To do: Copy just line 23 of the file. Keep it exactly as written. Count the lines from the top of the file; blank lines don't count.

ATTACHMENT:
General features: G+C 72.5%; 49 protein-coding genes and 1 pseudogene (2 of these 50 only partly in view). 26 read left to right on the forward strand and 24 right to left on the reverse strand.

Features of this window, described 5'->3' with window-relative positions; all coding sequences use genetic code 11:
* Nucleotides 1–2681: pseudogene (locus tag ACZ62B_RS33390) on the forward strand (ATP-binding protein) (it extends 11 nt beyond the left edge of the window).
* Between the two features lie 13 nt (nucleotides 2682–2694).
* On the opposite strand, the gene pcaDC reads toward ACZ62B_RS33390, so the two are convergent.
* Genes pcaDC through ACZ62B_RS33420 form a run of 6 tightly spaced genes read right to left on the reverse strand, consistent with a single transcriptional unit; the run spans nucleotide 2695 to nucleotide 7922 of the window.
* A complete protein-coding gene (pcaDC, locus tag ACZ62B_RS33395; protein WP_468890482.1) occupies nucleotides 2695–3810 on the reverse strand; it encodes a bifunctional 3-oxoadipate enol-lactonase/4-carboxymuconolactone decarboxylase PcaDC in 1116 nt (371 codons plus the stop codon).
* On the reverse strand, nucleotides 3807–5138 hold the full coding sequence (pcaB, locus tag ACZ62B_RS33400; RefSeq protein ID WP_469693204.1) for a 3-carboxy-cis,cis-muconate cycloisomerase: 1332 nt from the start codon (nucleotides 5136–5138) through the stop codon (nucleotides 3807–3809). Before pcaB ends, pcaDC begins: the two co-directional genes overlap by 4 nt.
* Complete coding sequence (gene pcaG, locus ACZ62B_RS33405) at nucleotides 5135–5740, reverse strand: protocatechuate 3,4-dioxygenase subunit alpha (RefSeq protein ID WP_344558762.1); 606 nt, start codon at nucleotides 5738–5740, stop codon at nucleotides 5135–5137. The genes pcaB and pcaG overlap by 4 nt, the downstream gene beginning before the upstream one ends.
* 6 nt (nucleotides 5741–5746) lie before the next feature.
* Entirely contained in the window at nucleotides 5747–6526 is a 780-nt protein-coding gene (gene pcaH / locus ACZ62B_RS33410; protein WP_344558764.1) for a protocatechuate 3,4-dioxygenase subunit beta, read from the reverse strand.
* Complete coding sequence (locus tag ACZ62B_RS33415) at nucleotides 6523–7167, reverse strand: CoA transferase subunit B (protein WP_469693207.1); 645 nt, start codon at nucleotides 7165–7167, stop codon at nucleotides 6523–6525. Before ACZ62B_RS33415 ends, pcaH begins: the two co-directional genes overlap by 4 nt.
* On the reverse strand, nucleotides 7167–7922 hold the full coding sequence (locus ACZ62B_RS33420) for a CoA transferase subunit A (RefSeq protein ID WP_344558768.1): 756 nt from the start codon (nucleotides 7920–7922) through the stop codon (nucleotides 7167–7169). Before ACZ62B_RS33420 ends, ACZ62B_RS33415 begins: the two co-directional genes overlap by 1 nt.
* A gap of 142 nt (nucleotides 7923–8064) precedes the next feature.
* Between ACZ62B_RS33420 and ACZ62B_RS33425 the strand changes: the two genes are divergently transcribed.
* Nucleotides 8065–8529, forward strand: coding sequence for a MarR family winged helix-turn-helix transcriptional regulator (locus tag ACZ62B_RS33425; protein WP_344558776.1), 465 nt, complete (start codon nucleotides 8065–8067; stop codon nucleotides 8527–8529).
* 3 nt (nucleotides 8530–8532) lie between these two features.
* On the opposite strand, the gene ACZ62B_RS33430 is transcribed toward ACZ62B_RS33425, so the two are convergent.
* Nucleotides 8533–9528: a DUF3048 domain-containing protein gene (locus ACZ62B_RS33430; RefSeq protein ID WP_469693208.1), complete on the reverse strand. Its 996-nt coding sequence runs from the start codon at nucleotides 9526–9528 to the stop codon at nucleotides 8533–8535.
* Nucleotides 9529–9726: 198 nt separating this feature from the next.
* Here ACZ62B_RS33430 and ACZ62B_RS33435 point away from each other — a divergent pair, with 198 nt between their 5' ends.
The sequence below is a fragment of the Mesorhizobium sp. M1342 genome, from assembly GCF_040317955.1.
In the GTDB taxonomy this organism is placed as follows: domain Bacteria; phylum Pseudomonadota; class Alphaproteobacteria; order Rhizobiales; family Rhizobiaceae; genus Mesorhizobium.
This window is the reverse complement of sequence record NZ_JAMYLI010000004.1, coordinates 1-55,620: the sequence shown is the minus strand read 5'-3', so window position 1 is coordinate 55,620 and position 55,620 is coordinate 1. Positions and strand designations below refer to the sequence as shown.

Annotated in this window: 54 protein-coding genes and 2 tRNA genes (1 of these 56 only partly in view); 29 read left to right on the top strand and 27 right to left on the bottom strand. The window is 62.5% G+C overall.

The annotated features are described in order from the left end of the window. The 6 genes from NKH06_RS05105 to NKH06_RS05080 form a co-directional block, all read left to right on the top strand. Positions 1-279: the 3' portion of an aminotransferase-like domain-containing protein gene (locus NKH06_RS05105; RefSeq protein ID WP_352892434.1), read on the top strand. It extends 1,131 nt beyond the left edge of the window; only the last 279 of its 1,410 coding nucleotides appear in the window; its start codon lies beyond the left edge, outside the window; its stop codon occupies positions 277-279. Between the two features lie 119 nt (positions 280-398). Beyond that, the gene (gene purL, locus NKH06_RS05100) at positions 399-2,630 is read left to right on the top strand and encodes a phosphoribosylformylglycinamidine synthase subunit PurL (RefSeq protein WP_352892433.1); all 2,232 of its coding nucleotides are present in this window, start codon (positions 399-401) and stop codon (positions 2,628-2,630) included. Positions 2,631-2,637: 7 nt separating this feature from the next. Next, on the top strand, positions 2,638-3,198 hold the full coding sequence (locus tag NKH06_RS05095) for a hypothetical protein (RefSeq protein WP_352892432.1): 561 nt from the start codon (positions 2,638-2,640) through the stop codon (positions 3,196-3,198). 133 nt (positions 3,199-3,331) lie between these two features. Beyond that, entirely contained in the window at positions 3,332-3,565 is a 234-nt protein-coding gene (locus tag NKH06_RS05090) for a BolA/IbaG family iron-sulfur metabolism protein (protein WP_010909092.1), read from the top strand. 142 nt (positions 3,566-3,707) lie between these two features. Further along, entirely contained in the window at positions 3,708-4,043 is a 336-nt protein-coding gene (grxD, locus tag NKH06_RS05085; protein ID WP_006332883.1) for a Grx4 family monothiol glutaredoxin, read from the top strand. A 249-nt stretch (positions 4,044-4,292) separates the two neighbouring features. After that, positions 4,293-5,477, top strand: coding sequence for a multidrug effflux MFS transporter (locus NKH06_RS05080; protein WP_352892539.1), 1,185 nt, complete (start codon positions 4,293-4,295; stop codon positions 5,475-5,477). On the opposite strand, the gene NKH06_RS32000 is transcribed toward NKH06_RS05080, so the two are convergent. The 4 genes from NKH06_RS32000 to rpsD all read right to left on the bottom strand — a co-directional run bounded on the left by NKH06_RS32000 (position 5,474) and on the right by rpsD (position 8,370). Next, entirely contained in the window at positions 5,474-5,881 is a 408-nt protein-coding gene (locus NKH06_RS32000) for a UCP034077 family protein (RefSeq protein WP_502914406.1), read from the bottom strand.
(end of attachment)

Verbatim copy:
In the GTDB taxonomy this organism is placed as follows: domain Bacteria; phylum Pseudomonadota; class Alphaproteobacteria; order Rhizobiales; family Rhizobiaceae; genus Mesorhizobium.